Dry Land in a Dry Year

August 15, 2021

Author: Phyllis Root
Photographer: Kelly Povo

This year of intense drought has pushed some wildflowers ahead of their usual blooming times and left others so stressed they might not bloom at all this year. This weekend we set off to see how a few of the last flowers on this year’s wish list might be doing:  pleated gentian, bog adder’s mouth, and velvety goldenrod.  Since each blooms in a different habitat, we mapped a route up to Iron Springs Scientific and Natural Area (SNA), on toward Pembina Trail SNA, and finally down the western border to Yellow Bank Hills SNA

We left Minneapolis in early morning coolness, but by the time we reached Iron Springs Bog SNA the day was beginning to heat up. Under the trees the air was still sweetly cool, and we made one last intense search for bog adder’s mouth, either blooming or gone to seed. We saw lots of green adder’s mouth gone to seed, a few one-flowered pyrola still blooming, lesser rattlesnake plantain gone to seed, tall northern bog orchid, northern green orchid, blunt-leaved orchid gone to seed, and one-sided pyrola gone to seed.  But no matter how we scoured the hummocks of moss for the diminutive bog adder’s mouth (3 to 7 inches tall) we maintained our perfect record of not finding it no matter how hard we looked.  Still, it was a lovely morning to be in a bog, the wind in the pine trees, a sense of moisture in the air, and a whole marshy area full of spotted Joe Pye weed blooming near the creek.

Our next stop was a wildlife management area (WMA) where several years ago we had seen western prairie fringed orchid in bloom.  Although we knew we were well past the orchid’s bloom time, we wanted to verify its location.  The roadside ditch where we’d spotted the orchid in past years was dry, and we couldn’t find a trace of even the orchid’s leaves. We did see kalm’s lobelia vigorously blooming its small cheery blue flowers alongside pale American grass of parnassus blossoms. Up on the WMA itself we found dried brown leaves that looked to be western prairie fringed orchid but no sign that the plants had flowered this year.  We’ll be back earlier next year to see if the orchids survived this year’s drought. We hope so.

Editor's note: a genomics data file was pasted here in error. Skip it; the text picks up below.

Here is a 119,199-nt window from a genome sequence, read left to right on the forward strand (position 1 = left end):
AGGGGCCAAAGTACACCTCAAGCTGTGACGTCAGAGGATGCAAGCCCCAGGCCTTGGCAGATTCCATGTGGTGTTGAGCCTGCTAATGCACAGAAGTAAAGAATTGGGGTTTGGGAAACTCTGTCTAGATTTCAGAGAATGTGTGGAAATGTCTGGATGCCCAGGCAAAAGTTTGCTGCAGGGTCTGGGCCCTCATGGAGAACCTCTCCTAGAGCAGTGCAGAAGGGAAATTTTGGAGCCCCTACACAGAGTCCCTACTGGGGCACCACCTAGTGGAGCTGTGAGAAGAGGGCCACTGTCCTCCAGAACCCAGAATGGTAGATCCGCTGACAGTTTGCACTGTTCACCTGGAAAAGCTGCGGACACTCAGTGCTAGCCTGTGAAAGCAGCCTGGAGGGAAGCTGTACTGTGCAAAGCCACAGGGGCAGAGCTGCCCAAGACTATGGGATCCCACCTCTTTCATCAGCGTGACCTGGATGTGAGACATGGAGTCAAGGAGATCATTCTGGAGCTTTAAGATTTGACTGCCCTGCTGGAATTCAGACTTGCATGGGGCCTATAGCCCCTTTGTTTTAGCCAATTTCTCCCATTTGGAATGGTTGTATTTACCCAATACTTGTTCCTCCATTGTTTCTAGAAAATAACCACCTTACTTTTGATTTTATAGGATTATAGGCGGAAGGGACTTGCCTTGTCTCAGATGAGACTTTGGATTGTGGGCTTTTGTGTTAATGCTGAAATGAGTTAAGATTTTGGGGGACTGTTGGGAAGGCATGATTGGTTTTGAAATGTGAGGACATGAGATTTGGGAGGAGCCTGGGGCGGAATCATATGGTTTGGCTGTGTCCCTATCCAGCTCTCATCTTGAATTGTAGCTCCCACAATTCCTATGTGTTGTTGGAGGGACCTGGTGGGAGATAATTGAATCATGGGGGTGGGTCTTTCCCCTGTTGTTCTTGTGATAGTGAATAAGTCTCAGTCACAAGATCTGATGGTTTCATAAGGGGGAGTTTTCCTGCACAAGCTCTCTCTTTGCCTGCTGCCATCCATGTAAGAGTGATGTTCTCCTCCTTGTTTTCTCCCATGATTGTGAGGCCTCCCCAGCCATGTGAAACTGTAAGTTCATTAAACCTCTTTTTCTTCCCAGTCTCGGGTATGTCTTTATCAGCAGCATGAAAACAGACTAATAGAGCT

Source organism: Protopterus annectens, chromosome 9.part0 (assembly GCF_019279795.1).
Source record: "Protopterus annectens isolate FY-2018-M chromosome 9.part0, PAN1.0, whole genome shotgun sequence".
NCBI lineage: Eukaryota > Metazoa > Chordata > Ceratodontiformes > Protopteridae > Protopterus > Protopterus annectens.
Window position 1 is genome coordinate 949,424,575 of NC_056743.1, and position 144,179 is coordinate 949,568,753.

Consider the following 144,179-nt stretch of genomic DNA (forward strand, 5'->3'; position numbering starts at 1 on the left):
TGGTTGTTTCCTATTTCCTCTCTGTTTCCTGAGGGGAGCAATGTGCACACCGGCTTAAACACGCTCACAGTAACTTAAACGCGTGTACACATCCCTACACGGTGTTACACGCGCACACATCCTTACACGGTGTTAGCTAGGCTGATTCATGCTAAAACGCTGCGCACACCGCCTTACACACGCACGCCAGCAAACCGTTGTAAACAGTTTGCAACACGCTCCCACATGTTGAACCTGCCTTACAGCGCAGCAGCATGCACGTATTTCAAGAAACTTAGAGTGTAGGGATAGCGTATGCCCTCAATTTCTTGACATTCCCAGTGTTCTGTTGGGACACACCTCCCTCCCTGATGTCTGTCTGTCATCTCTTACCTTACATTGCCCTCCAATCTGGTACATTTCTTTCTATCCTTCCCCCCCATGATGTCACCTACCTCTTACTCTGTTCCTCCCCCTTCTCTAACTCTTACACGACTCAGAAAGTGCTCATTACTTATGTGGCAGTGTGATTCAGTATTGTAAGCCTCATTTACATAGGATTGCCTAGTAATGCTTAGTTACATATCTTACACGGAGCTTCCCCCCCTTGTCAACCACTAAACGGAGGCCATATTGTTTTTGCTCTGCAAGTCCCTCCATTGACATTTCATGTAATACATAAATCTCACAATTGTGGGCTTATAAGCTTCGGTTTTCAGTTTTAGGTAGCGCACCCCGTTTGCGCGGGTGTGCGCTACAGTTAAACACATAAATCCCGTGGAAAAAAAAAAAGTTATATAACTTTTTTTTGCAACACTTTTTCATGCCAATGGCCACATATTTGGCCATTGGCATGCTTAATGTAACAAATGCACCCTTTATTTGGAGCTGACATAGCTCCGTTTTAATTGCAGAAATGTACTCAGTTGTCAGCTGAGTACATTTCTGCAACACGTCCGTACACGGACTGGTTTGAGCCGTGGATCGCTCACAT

Up in the prairie we also found the distinctive leaves of bottle gentian, although the buds were so desiccated we doubted they would bloom at all this year.

Our last stop of the day was Pembina Trail SNA where we searched for more gentians, finding the leaves of some in a dry ditch with no blossoms.  Places that looked like they had once been wetter now crackled under our feet as though the prairie had been burned.  And in a way it has —even though the prairie evolved in sun and dryness and wind, this year has felt particularly brutal for many wildflowers. We ended the day feeling parched ourselves no matter how much water we drank.  

Sunday as we headed south to Otter Tail Prairie SNA a distant line of rain fell from grey clouds giving us hope for more rain soon. The day had turned sunny by the time we reached Otter Tail Prairie, but the prairie itself was a welcome surprise. Even though ditches and depressions which had once been wetter were dry now, grasses were still green, and a blue bottle gentian beckoned from the roadside.  We wandered the prairie hoping for pleated gentian, which is listed as growing there. We found lots of gentian, all bottle, some with dried up buds and blossoms but many blooming brightly.  Pink prairie onion, purple northern plains blazing star, yellow goldenrods, pale blue asters, and the leaves of silvery scurfpea made a quilt of color in the long green grasses bending in the wind. Finding this greener (though still drier than usual) prairie made our hearts glad.  

We had wondered how a dry hill prairie would do in a dry year, and walking across the brittle grass of Yellow Bank Hills SNA we couldn’t tell much difference from when we visited last September. We found dotted blazing star blooming along with blue vervain and lots of goldenrods. Although we didn’t identify the velvety goldenrod we were hoping for, we did figure out how to tell the difference between cutleaf ironplant and hairy false goldenaster, which at first glance can look similar to us:  hairy false goldenaster has hairy lance-like leaves, while cutleaf ironplant’s leaves are divided into many smaller segments.

From green to dry to green to dry, it was a weekend mostly of prairies in a dry year.  After 775 miles of driving, no bog adder’s mouth, no pleated gentian, no velvety goldenrod.  But this year we’ve managed to check many other flowers off of our wish list, and we are already starting next year’s wish list. Even in a year of drought, as wildflower chasers we live in hope.